“Tax havens are a way to starve our federal and provincial governments of the revenue needed to improve public programs and thus enable them to justify privatization and deregulation.”
As well as deep cuts in their social spending.
Among the business firms listed were Loblaws, Maple Leaf Foods, Petro Canada, and of course the major banks and investment firms. Among the individuals listed were three former Canadian prime ministers—Mulroney, Chretien and Martin—and Justin Trudeau’s chief fundraiser, Stephen Bronfman.
All of these users of tax havens, however, strongly deny any wrongdoing. They defy their accusers to prove they are guilty of tax evasion or even tax avoidance. Acquiring such evidence is difficult, especially in Canada where tax laws are more vague and loosely defined than in other countries.
Unclear rules cause confusion
“The tax rules in Canada are not clear and tend to cause confusion,” says Jonathan Farrar, associate professor of accounting at Toronto’s Ryerson University. “If they were clear, it would be much easier to determine if a person or corporation actually was guilty of tax evasion.”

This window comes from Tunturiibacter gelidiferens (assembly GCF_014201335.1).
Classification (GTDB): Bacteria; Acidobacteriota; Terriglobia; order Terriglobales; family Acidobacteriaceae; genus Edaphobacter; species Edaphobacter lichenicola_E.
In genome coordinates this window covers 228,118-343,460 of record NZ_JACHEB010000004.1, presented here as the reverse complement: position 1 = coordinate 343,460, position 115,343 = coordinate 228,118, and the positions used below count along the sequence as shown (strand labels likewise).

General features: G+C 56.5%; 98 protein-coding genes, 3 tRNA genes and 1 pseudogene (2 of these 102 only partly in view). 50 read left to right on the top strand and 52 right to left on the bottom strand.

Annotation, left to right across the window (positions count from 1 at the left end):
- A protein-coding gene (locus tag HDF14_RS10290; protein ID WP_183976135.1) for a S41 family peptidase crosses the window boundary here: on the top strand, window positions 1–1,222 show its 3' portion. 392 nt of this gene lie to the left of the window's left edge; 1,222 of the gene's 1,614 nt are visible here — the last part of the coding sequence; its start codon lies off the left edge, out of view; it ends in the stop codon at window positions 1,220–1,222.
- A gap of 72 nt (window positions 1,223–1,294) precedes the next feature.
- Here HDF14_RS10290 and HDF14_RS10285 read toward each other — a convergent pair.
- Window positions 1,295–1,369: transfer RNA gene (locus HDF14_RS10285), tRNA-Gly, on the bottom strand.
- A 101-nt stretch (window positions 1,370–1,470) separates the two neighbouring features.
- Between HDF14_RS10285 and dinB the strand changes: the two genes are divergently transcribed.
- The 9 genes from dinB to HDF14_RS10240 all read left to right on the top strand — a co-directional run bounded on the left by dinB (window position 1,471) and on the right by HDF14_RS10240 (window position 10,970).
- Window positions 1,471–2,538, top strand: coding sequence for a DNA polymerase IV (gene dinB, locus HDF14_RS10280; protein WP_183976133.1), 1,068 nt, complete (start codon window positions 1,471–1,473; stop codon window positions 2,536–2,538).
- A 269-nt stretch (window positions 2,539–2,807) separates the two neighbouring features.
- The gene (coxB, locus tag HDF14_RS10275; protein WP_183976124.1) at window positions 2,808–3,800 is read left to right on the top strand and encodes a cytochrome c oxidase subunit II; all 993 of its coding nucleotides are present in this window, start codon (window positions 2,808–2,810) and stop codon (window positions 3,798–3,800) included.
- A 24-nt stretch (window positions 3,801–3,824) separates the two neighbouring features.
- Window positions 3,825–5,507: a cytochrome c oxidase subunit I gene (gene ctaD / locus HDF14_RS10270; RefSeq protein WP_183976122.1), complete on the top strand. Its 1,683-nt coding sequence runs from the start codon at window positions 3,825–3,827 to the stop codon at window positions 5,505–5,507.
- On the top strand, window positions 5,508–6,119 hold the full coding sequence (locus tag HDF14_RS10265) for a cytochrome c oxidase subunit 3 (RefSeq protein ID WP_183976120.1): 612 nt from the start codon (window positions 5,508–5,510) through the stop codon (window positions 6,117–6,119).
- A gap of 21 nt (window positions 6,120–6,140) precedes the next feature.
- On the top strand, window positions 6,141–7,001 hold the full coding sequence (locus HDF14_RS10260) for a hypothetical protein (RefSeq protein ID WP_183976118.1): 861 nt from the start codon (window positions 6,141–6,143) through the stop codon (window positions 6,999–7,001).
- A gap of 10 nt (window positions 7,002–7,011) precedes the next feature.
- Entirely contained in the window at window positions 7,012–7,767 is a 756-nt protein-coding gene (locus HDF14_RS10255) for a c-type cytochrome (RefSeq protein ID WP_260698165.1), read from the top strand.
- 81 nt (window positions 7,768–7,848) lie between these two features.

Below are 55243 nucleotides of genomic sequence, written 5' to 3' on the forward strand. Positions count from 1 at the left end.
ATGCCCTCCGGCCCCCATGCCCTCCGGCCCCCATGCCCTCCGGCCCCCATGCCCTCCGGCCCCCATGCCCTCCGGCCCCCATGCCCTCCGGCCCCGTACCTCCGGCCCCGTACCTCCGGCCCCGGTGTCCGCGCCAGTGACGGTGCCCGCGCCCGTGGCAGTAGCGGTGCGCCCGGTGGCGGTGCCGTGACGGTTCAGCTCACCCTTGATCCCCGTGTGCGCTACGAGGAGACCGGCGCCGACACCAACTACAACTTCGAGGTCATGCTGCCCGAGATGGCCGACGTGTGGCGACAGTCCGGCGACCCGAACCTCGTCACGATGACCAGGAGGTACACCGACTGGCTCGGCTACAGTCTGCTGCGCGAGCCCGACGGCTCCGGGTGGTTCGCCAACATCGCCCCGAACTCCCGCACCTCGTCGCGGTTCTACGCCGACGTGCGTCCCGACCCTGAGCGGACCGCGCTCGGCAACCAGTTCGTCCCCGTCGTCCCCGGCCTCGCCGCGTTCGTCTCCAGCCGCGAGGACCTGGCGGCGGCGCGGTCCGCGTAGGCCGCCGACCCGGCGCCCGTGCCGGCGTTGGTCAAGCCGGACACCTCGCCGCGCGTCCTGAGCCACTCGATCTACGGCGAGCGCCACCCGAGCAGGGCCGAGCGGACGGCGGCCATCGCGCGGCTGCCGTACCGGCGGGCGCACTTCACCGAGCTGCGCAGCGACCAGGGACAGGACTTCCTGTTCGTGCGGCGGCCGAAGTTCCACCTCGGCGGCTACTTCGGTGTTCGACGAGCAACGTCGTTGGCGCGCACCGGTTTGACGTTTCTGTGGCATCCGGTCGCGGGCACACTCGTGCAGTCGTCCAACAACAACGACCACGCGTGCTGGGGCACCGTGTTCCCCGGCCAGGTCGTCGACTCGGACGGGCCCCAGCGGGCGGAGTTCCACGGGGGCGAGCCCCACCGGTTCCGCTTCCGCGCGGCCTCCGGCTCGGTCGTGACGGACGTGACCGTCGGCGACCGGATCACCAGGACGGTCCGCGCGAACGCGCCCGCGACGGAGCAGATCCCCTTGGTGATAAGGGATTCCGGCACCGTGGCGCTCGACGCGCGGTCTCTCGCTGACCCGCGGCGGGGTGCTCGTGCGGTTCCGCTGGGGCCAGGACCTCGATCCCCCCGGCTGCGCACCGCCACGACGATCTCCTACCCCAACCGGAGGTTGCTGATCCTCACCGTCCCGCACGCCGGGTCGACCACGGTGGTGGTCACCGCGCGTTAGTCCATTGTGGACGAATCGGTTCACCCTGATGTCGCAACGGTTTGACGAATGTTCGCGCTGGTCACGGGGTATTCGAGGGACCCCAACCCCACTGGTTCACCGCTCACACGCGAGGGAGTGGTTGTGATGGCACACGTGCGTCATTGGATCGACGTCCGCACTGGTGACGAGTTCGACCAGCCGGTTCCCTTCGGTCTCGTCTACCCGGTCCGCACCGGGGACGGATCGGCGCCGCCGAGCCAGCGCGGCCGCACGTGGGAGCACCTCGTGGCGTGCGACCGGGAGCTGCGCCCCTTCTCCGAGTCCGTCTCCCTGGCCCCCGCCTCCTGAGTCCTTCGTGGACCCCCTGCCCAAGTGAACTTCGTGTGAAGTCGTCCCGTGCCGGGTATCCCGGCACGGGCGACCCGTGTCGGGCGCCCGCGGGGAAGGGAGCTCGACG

It is significant that most of the leaked tax haven files originated with Appleby, the world’s largest offshore law firm. It helps its clients, including giants such as Apple, Nike, Uber, and many Canadian companies to avoid taxes legally by exploiting nebulous national tax rules. No wonder Canada ranks as one of Appleby’s principal sources of clients, surpassed only by the United States, Britain, and China.
Even though the CRA was given nearly $1 billion in the federal government’s 2016 federal budget, allegedly to crack down on tax defaulters, its lax tax collection performance hasn’t noticeably improved. And it won’t as long as our tax rules aren’t clarified.
Sean Davidson, a reporter with CBC News, after comparing the CRA’s record with those of other countries, advised that, “If you’re going to get caught cheating on your taxes, get caught in Canada. You might have to pay every withheld cent, plus fines and interest, but, once the CRA is done with you, there’s a good chance you won’t also land in prison.” That happens only to the worst tax evaders, so fewer than one in four offenders have to spend time behind bars.
In sharp contrast to this tepid treatment of tax withholders in Canada, the United States jails 80 percent or more of its tax evaders, and Britain is in the process of implementing a fivefold increase in its tax-related criminal prosecutions.